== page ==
are always warmly welcome -

29 June 2007

Two books on trade & trade routes in 19th c. Thailand

(1) ------
Phokha wua tang : phubukboek kankhakhai nai muban Phak Nua khong Prathet Thai, Pho.So. 2398-2503 / Chusit Chuchat.
• Merchants--Thailand, Northern--History.
• Trade routes--Thailand, Northern--History.
• 10, 116 p. : ill., maps ; 22 cm.
• Chiang Mai : Sun Suksa Phumpanya Thongthin, 2545 [2002]
(2) ------
Exhibition catalogues' section
‘Siam in Trade and War — Royal Maps of the Nineteenth Century’ will be staged at the Jim Thompson Centre for the Arts, Soi Kasemsan 2 (BTS Station National Stadium), from January 28 until March 31, 2006, 9 am. to 5 pm.
James H W Thompson Foundation
Supicha Theerasenee
Tel: 66 (0) 2216-7368
Chutima Pengsuth
Tel: 66 (0) 2762-2564
"In 1995, 17 large hand-drawn and hand-colored maps were discovered rolled up in a cupboard in the Princess Abhantri Paja Mansion in the Grand Palace. These long-lost treasures record cartographically Siamese warfare and trade during the first three reigns of the Bangkok period (1782-1851). They were at once taken to HRH Princess Maha Chakri Sirindhorn, who realizing their importance, undertook conservation work.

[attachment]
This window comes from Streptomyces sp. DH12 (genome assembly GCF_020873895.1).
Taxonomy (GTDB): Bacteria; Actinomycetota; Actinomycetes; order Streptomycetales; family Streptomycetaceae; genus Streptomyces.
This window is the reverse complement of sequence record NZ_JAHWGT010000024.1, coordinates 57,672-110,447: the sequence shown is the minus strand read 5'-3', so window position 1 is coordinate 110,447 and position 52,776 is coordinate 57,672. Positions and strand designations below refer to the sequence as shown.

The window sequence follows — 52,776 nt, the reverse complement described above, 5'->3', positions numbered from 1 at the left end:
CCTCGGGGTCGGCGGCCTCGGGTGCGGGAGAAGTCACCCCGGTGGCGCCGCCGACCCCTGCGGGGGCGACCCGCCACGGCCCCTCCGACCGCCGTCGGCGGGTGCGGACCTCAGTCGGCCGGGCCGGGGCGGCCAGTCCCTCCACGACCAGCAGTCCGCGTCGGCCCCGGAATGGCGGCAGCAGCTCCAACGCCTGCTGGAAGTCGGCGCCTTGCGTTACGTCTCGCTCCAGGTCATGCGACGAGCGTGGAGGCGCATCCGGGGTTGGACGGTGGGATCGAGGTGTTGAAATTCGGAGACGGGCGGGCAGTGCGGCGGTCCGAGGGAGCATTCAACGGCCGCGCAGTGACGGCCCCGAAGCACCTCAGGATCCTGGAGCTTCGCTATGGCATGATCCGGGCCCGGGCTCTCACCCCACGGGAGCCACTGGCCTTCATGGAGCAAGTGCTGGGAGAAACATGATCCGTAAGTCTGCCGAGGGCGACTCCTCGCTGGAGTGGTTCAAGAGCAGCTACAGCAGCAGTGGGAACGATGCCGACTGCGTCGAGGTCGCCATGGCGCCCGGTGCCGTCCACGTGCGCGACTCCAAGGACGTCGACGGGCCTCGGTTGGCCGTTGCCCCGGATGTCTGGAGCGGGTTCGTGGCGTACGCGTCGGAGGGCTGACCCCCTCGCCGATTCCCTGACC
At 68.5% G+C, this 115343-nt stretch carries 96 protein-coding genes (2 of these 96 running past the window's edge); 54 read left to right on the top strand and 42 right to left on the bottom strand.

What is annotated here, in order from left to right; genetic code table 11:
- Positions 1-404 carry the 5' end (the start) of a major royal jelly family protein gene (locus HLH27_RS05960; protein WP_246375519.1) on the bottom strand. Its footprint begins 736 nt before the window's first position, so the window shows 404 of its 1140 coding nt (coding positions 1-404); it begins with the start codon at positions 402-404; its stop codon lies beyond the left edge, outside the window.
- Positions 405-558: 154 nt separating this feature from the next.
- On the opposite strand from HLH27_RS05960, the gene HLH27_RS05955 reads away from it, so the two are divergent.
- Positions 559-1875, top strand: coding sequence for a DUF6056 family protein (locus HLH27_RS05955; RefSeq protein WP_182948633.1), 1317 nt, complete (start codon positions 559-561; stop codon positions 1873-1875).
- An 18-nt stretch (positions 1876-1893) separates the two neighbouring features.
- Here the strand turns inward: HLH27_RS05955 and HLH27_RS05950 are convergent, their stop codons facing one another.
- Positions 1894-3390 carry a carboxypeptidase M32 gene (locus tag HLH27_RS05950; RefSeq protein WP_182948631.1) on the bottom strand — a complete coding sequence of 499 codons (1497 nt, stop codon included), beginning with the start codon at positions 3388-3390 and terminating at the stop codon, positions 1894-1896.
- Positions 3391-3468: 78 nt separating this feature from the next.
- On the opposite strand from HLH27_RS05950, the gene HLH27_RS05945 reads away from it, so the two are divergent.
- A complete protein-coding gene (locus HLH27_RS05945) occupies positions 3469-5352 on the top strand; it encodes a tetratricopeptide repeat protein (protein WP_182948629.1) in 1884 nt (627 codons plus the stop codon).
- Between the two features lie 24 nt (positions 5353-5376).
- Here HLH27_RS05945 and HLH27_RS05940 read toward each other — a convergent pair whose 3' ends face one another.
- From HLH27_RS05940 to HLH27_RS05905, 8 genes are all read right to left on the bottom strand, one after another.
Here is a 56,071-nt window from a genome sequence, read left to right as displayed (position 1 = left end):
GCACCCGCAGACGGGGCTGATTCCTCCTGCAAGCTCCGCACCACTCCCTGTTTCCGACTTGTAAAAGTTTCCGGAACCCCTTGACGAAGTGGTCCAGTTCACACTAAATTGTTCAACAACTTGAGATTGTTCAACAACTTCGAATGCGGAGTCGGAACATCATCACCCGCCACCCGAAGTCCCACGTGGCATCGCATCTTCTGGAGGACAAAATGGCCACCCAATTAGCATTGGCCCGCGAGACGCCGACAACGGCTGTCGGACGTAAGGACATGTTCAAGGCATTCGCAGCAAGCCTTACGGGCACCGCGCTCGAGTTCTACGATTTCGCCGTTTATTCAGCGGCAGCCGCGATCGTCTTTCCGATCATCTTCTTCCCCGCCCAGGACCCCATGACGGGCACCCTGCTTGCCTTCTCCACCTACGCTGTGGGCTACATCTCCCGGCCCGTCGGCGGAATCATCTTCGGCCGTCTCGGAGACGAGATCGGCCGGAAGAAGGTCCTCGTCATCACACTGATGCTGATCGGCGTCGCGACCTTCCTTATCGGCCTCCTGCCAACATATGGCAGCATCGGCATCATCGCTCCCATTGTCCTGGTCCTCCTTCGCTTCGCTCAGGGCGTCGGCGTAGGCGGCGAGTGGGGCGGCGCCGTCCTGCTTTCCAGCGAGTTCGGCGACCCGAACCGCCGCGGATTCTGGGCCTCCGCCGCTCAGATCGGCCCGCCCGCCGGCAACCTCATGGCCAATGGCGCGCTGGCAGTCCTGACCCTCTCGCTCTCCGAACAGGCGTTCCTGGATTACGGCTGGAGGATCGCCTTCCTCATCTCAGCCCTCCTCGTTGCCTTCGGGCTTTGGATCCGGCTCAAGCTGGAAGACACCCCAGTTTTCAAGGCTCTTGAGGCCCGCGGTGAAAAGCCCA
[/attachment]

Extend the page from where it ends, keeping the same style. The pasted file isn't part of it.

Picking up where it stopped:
Works of art in themselves, the maps are full of historical and landscape detail which provide a wealth of material for historians and geographers of Southeast Asia. They depict the routes of war with the Burmese and trade with China, including extensive details of towns and villages, forts, religious places, ethnic minorities, plants and animals, population, distance and traveling time, and even historical events in some particular areas. Focusing on Siam and on her immediate neighbors, the collection also includes a remarkable four-metre long coastal map covering the area from peninsular Malaysia to Korea. Following their discovery, the maps were cleaned, restored and finally housed at the personal library of HRH Princess Maha Chakri Sirindhorn. Siam in Trade and War: Royal Maps of the Nineteenth Century also features illustrations of a fascinating collection of weapons, sacred shirts, manuscripts, Chinese porcelain and other traded goods to reflect the dual themes of war and trade.

The discovery of the maps and subsequent research carried out by Dr Santanee Phasuk, under the supervision of Professor Philip Stott, shed new light on the concerns faced by the early kings of the Chakri dynasty and overturn conventional views on indigenous cartography in Southeast Asia.
" Src:

See also
Hans-Dieter Evers, Rüdiger Korff and Suparb Pas-Ong. 1987. Trade and State Formation: Siam in the Early Bangkok Period
Modern Asian Studies, Vol. 21, No. 4. (1987), pp. 751-771.

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